Europe Needs to Wean Itself From Russian Oil and Gas: The economic crisis and the resulting decline in energy prices has created an opportunity for Western powers to deal with Russia's use of its oil and gas reserves as a means to exert influence, a new report by the Council on Foreign Relations concludes. The report, "Eurasian Energy Security," notes that for two weeks in January, a dispute over gas prices between Russia and Ukraine left homes and businesses across Europe without heat. "Ensuring reliable access to Eurasia's energy at a reasonable price is therefore among the most crucial strategic imperatives for Europe and, by extension, for Europe's allies in the United States," the report says. It calls for a two-prong strategy of "integration and diversification" to accomplish this. The report says the European Union should promote a pan-European regulatory framework and a network of interconnected gas pipelines while diversifying its energy sources by moving to such sources as liquefied natural gas and nuclear power to lessen dependence on Russia.
Women: Human Trafficking's Victims and Perpetrators: When it comes to human trafficking, women make up the bulk of the victims—and many of its perpetrators as well, a report from the United Nations Office on Drugs and Crime reveals. The "Global Report on Trafficking in Persons" finds that "women play a key role as perpetrators of human trafficking," and in Europe, female convictions for human trafficking offenses exceed most other female convictions. Women make up some 66 percent of victims, followed by girls at 13 percent, men at 12 percent, and boys at 9 percent. In 30 percent of the countries where gender was known, women make up the majority of offenders. As of November 2008, of 155 countries and territories, 63 percent have passed laws against the major forms of trafficking in persons. Many have set up special police units to deal with the problem. The report acknowledges that "far more knowledge is needed before the true size of the market for human beings can be estimated."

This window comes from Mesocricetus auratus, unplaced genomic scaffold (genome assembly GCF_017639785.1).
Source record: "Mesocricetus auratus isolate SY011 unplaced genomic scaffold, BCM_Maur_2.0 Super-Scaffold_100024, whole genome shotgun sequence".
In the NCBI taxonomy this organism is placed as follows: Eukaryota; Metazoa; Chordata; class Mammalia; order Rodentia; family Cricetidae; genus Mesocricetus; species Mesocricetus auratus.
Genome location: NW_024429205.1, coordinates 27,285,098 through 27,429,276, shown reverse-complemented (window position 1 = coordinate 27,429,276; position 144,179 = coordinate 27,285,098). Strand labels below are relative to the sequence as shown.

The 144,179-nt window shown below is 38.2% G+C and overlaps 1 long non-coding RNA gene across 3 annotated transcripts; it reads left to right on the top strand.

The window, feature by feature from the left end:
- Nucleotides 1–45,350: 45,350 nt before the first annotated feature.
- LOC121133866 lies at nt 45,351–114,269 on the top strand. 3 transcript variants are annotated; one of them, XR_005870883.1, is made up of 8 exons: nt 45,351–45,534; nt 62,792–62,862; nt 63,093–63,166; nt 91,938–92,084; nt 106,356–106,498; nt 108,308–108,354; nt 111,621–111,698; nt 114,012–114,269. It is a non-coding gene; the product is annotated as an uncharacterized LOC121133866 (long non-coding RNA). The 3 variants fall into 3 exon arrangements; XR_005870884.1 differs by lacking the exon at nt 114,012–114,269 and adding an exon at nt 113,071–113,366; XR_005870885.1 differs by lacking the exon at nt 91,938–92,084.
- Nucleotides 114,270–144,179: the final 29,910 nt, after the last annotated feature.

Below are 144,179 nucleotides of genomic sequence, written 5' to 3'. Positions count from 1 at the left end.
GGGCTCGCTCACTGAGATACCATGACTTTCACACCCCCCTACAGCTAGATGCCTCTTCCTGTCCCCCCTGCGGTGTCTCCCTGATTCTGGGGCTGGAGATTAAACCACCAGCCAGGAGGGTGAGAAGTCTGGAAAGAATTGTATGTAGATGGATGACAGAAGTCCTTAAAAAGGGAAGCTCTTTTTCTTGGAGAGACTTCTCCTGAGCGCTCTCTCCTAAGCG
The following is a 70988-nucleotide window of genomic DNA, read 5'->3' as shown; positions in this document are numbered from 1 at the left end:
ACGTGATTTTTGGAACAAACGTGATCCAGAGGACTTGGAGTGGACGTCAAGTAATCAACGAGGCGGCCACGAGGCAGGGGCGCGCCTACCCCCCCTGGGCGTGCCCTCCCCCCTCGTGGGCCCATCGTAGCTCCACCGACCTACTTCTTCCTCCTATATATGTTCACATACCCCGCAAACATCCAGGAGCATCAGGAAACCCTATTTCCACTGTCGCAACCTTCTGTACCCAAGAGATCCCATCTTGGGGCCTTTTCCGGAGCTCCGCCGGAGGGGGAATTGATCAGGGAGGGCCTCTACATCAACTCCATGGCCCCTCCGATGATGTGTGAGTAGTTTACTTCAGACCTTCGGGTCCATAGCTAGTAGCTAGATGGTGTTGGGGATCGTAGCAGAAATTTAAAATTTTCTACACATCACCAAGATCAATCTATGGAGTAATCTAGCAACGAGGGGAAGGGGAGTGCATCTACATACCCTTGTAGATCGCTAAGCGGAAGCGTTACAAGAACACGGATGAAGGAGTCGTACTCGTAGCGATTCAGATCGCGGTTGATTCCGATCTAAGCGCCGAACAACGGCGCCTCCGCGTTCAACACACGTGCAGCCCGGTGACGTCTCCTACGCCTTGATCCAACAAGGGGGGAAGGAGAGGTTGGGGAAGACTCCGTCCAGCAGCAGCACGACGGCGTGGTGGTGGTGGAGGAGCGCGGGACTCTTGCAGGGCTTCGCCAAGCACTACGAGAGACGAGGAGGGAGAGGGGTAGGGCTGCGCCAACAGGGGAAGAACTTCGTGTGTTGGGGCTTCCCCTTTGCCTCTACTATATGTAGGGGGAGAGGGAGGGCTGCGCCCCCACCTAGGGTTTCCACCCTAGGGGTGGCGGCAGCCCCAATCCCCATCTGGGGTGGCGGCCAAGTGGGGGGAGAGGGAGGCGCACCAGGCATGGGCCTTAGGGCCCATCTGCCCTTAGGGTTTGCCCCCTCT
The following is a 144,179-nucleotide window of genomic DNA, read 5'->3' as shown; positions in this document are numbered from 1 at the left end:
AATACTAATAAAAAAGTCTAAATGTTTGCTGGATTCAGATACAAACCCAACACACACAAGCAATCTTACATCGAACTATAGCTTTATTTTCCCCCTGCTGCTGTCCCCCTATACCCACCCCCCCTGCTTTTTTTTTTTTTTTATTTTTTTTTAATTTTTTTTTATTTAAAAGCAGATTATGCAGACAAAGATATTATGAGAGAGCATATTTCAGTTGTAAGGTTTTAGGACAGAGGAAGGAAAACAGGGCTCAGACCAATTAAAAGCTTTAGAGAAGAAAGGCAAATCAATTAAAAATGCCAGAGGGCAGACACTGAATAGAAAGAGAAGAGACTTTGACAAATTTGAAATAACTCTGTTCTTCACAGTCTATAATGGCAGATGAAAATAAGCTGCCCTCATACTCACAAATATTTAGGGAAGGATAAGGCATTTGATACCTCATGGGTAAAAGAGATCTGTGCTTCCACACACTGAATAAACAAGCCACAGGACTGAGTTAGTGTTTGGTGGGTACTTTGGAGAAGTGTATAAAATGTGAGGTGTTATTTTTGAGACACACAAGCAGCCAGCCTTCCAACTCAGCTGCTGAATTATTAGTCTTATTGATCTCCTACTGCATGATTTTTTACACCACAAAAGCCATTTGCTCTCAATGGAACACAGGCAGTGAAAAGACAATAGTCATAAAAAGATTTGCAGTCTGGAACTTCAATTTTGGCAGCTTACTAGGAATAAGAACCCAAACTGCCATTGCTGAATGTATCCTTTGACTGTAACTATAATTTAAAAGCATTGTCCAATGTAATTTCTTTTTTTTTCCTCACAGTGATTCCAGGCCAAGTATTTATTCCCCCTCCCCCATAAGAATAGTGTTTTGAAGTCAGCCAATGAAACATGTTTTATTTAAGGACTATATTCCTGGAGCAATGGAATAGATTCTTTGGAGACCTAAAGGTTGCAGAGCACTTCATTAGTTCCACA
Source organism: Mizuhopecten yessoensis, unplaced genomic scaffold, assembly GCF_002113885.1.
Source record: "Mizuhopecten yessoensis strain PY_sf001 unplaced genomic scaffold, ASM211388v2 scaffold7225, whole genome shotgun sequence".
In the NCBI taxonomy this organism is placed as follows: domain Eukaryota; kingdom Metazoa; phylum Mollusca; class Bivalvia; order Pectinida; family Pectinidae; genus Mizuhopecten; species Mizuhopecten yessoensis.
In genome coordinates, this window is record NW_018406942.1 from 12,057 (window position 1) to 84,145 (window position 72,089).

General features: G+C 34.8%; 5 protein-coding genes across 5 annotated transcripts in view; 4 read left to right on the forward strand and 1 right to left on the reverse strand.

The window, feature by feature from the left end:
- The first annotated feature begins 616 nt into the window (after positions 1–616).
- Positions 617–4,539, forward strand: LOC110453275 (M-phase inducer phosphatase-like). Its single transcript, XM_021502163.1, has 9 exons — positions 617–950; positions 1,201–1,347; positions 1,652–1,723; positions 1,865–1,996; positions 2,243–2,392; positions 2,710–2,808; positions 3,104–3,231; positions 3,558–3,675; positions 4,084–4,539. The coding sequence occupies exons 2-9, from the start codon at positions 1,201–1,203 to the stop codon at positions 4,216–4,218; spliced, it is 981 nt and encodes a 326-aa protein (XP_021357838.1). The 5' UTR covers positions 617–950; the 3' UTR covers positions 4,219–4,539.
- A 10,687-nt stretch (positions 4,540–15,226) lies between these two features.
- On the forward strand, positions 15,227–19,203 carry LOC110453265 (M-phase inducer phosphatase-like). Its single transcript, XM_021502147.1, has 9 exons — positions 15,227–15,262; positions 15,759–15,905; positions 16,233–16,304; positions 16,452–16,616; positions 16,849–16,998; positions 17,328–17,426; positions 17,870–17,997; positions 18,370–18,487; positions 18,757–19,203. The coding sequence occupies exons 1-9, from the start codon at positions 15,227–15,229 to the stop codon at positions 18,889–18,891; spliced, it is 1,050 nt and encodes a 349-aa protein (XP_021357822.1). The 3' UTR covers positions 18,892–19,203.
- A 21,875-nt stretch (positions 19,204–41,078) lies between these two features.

Juvenile Suicide in Confinement: Fifteen-year-old white males are most likely to kill themselves in prison, a first-ever national survey of juvenile suicides in confinement has found. The report, "Juvenile Suicide in Confinement: A National Survey," comes from the Justice Department's Office of Juvenile Justice and Delinquency Prevention. The office analyzed 79 juvenile suicides between 1995 and 1999. According to the report, 68.4 percent of victims were white, 79.7 were male, the average age was 15.7, and 69.6 percent were confined for nonviolent crimes. More than 40 percent of suicides that took place in detention centers occurred within the first 72 hours, 98.7 percent were by hanging, 50.6 percent were on "room confinement status," and 74.7 percent of the victims were assigned to single-occupancy rooms. The study recommends that juvenile facilities have comprehensive suicide prevention policies and training programs and says research efforts "should be directed at determining additional precipitating factors to juvenile suicide, the perceived relationship between suicide and room confinement, and the effect, if any, of prolonged confinement on suicidal behavior."
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